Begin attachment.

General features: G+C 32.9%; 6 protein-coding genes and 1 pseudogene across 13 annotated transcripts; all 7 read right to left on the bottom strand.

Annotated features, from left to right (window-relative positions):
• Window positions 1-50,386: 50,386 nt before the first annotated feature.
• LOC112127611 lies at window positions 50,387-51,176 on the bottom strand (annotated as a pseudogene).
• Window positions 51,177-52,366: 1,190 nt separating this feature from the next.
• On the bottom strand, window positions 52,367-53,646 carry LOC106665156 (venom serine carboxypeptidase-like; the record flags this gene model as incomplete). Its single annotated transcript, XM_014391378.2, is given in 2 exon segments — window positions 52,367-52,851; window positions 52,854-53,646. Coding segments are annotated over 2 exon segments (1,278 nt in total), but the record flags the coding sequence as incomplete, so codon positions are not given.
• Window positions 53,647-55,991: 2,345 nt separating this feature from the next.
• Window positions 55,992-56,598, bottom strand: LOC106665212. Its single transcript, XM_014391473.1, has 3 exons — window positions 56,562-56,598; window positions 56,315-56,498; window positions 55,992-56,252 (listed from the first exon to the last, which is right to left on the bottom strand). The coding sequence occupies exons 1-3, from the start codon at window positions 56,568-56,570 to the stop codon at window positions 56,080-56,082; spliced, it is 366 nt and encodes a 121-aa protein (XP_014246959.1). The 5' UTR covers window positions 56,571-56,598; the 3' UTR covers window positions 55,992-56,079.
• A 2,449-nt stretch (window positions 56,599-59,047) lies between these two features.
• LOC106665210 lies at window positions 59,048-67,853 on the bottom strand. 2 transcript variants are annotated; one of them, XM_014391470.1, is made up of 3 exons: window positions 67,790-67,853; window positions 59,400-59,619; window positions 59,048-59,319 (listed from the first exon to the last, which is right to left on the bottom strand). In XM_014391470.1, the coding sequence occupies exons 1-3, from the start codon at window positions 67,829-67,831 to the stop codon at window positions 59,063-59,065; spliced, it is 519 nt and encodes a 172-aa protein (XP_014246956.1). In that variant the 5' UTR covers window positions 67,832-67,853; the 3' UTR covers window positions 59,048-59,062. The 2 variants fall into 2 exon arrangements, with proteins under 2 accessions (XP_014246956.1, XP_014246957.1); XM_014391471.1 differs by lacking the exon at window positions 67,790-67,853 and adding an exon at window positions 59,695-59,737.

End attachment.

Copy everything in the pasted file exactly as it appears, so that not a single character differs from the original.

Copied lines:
General features: G+C 32.9%; 6 protein-coding genes and 1 pseudogene across 13 annotated transcripts; all 7 read right to left on the bottom strand.

Annotated features, from left to right (window-relative positions):
• Window positions 1-50,386: 50,386 nt before the first annotated feature.
• LOC112127611 lies at window positions 50,387-51,176 on the bottom strand (annotated as a pseudogene).
• Window positions 51,177-52,366: 1,190 nt separating this feature from the next.
• On the bottom strand, window positions 52,367-53,646 carry LOC106665156 (venom serine carboxypeptidase-like; the record flags this gene model as incomplete). Its single annotated transcript, XM_014391378.2, is given in 2 exon segments — window positions 52,367-52,851; window positions 52,854-53,646. Coding segments are annotated over 2 exon segments (1,278 nt in total), but the record flags the coding sequence as incomplete, so codon positions are not given.
• Window positions 53,647-55,991: 2,345 nt separating this feature from the next.
• Window positions 55,992-56,598, bottom strand: LOC106665212. Its single transcript, XM_014391473.1, has 3 exons — window positions 56,562-56,598; window positions 56,315-56,498; window positions 55,992-56,252 (listed from the first exon to the last, which is right to left on the bottom strand). The coding sequence occupies exons 1-3, from the start codon at window positions 56,568-56,570 to the stop codon at window positions 56,080-56,082; spliced, it is 366 nt and encodes a 121-aa protein (XP_014246959.1). The 5' UTR covers window positions 56,571-56,598; the 3' UTR covers window positions 55,992-56,079.
• A 2,449-nt stretch (window positions 56,599-59,047) lies between these two features.
• LOC106665210 lies at window positions 59,048-67,853 on the bottom strand. 2 transcript variants are annotated; one of them, XM_014391470.1, is made up of 3 exons: window positions 67,790-67,853; window positions 59,400-59,619; window positions 59,048-59,319 (listed from the first exon to the last, which is right to left on the bottom strand). In XM_014391470.1, the coding sequence occupies exons 1-3, from the start codon at window positions 67,829-67,831 to the stop codon at window positions 59,063-59,065; spliced, it is 519 nt and encodes a 172-aa protein (XP_014246956.1). In that variant the 5' UTR covers window positions 67,832-67,853; the 3' UTR covers window positions 59,048-59,062. The 2 variants fall into 2 exon arrangements, with proteins under 2 accessions (XP_014246956.1, XP_014246957.1); XM_014391471.1 differs by lacking the exon at window positions 67,790-67,853 and adding an exon at window positions 59,695-59,737.